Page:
Heroes aren't always heroic. It is wrong to try to sanitize our icons in order to make sure all of the facts about them fit the saccharine narrative we want to remember.
Heroes aren't always heroic.
It is wrong to try to sanitize our icons in order to make sure all of the facts about them fit the saccharine narrative we want to remember.
No one talks about Thomas Jefferson owning and possibly fathering children with slaves. That doesn't feel good that the man who wrote "all men are created equal" actually owned and probably abused "people" who weren't free at all.
Everyone loves John F. Kennedy now. We all like to quote, "Ask not what your country can do for you, but what you can do for your country." We love his vision to get our space program to the moon.
But fewer of us want to talk about the other side of the JFK coin that included serial infidelity and constant medication for chronic pain.
We can't accept people for who they were or who they are. We have to have heroes who are somehow superhuman in virility, vitality and virtue.
This weekend will be an incredible example of that condition.
As we celebrate the impact Martin Luther King Jr. had on the civil rights movement and our society as a whole, we will hear a lot about his dream, how he had been to the mountaintop and even his letter from a Birmingham, Ala., jail.
But how many will remember his frailties and failures? He was just a man like any of us. He had many strengths. but he wasn't perfect.
His life is proof that perfection isn't required to affect significant change in society.
You will be hard-pressed to find a member of the media willing to speak harshly about the legacy of Martin Luther King Jr. this weekend.
That is as it should be. But that wasn't always the case.
King gave one speech in particular that lost him a lot of friends.
Exactly one year before an assassin's bullet ended his life, King gave a speech titled, "Beyond Vietnam: A Time to Break the Silence."
The results of that speech were equally historic but far less quoted than many of his other orations.
After he left the lectern, King had few friends in politics or the press. Time magazine called it "demagogic slander that sounded like a script for Radio Hanoi." The Washington Post editorial board said he had "diminished his usefulness to his cause, his country, his people."
King wasted no time in stating his purpose in the speech.
"I come to this magnificent house of worship tonight because my conscience leaves me no other choice. I join with you in this meeting because I am in deepest agreement with the aims and work of the organization which has brought us together: Clergy and Laymen Concerned about Vietnam," he told the crowd gathered at the Riverside Church in New York City. "The recent statement of your executive committee are the sentiments of my own heart and I found myself in full accord when I read its opening lines: "A time comes when silence is betrayal." That time has come for us in relation to Vietnam."
King had begun to feel the weight of standing against the cultural current of both racial bigotry and pseudo-patriotic support of the war in Vietnam.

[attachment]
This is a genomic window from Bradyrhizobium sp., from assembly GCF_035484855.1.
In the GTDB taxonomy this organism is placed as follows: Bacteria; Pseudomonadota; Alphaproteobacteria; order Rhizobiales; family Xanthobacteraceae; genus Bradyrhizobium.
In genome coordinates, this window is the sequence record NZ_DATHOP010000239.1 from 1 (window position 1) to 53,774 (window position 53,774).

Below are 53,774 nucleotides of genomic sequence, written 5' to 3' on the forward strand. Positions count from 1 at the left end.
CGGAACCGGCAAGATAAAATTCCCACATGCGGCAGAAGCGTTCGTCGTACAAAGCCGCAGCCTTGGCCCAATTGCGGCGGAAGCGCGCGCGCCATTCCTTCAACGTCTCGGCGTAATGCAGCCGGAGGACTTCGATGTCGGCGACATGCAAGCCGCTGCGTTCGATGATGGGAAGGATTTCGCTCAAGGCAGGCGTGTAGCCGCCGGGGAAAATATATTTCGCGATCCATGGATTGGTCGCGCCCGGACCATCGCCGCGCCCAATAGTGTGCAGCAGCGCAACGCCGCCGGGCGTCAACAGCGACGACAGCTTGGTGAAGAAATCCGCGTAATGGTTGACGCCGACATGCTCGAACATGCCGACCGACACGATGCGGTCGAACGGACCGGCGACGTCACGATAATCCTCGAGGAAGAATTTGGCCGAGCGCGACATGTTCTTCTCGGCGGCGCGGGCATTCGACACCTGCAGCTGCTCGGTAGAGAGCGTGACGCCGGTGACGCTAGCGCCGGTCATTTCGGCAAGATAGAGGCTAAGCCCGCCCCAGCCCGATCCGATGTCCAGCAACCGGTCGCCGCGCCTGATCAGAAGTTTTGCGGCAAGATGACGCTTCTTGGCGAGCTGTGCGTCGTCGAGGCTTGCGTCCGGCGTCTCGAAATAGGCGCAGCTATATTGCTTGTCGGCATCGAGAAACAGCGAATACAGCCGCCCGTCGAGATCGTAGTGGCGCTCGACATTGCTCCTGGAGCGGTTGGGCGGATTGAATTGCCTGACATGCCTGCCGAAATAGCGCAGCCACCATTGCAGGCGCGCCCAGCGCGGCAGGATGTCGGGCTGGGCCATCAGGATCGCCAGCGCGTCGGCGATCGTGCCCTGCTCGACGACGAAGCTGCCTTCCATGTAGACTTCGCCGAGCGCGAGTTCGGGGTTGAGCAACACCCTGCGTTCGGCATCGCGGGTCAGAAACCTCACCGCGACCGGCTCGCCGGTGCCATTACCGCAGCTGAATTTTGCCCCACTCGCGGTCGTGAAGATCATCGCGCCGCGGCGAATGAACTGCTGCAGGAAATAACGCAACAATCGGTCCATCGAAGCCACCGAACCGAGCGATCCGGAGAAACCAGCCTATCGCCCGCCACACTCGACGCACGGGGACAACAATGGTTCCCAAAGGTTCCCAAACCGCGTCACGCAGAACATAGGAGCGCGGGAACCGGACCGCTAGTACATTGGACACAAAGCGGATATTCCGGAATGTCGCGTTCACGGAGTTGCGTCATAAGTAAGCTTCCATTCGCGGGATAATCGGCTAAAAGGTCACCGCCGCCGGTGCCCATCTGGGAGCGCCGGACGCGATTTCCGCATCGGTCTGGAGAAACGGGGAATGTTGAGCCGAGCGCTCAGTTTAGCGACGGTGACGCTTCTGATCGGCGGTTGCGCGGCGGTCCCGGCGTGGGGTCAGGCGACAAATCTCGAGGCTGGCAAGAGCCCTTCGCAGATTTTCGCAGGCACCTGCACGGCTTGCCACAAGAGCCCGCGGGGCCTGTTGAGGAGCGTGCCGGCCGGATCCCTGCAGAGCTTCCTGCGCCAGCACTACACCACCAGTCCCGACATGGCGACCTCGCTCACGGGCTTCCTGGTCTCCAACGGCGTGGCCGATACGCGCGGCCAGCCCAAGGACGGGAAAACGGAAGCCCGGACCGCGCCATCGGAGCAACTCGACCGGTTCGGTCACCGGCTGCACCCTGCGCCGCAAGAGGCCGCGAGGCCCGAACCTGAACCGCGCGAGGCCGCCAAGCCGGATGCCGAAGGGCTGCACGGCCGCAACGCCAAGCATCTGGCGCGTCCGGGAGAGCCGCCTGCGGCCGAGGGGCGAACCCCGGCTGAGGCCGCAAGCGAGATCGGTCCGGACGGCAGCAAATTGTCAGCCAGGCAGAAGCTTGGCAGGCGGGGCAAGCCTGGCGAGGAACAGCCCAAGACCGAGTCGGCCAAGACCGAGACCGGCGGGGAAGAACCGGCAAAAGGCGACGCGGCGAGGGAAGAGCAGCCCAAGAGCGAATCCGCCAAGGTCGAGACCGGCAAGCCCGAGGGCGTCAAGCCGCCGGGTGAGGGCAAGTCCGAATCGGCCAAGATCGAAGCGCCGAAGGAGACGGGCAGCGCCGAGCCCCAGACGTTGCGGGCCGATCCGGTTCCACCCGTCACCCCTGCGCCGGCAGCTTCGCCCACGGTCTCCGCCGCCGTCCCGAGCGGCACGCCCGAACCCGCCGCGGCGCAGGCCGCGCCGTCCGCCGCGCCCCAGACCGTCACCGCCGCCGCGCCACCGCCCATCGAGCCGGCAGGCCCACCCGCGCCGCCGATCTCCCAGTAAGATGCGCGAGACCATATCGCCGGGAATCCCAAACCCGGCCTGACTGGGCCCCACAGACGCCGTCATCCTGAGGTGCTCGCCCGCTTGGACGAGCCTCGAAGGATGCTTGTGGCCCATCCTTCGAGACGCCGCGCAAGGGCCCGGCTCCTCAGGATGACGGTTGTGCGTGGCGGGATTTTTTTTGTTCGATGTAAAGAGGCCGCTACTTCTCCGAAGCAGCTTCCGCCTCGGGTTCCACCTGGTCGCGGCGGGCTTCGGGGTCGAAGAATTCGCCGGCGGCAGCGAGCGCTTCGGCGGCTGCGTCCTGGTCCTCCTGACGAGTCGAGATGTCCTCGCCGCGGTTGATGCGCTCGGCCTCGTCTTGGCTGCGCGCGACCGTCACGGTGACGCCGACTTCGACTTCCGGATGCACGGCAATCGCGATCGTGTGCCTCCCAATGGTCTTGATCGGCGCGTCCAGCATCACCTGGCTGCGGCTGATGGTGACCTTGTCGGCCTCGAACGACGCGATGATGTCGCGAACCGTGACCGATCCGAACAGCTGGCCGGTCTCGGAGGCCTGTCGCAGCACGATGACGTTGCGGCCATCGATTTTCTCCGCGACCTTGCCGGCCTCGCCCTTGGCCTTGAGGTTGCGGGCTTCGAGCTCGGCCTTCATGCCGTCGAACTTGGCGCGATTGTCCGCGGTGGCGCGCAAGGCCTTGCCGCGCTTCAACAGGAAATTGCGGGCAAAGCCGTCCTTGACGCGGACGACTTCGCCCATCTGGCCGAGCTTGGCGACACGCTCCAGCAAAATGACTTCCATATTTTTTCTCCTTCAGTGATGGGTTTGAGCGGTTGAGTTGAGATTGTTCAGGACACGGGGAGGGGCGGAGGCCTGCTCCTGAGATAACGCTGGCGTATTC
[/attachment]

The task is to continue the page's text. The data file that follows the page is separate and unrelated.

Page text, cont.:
He knew that responses like that of the Washington Post were coming, but he spoke anyway.
"Why are you speaking about war, Dr. King? Why are you joining the voices of dissent? Peace and civil rights don't mix, they say. Aren't you hurting the cause of your people, they ask? And when I hear them, though I often understand the source of their concern," he said. "I am nevertheless greatly saddened, for such questions mean that the inquirers have not really known me, my commitment or my calling."
King said his main opposition to the war was the diversion of funds from programs for the poor that were helping to improve the fate of those who had been held back by a racist society.
"I knew that America would never invest the necessary funds or energies in rehabilitation of its poor so long as adventures like Vietnam continued to draw men and skills and money like some demonic destructive suction tube," he said.
But this is also the speech that moved him up on the list of possible communist sympathizers and got is phones tapped and activities monitored by the FBI.
King noted that America was a strange liberator for the French colony of Vietnam because we had failed to recognize their liberated government and had added military muscle and funding when the French grew tired of the war on their own behalf.
He played devil's advocate on behalf of the communist government in North Korea a little too well for the tastes of the media and political establishment watching its sons and daughters fighting a horrifying war in southeast Asia.
King made it clear that he supported the soldiers and didn't want to hurt them, but he believed America needed to examine its own motives.
"The world now demands a maturity of America that we may not be able to achieve," he said. "It demands that we admit that we have been wrong from the beginning of our adventure in Vietnam, that we have been detrimental to the life of the Vietnamese people. The situation is one in which we must be ready to turn sharply from our present ways."
King was far from the only person - civil rights leader or otherwise - who had strong and varied opposition to the war in Vietnam.
Thankfully, history has remembered King more for the good work he did on civil rights than crossing swords with the Johnson administration on foreign policy.
We should aspire to make King's dream a reality. We should learn from the man who has been to the mountaintop and seen the promised land.
But we can also learn from the resolve even when his positions weren't as popular.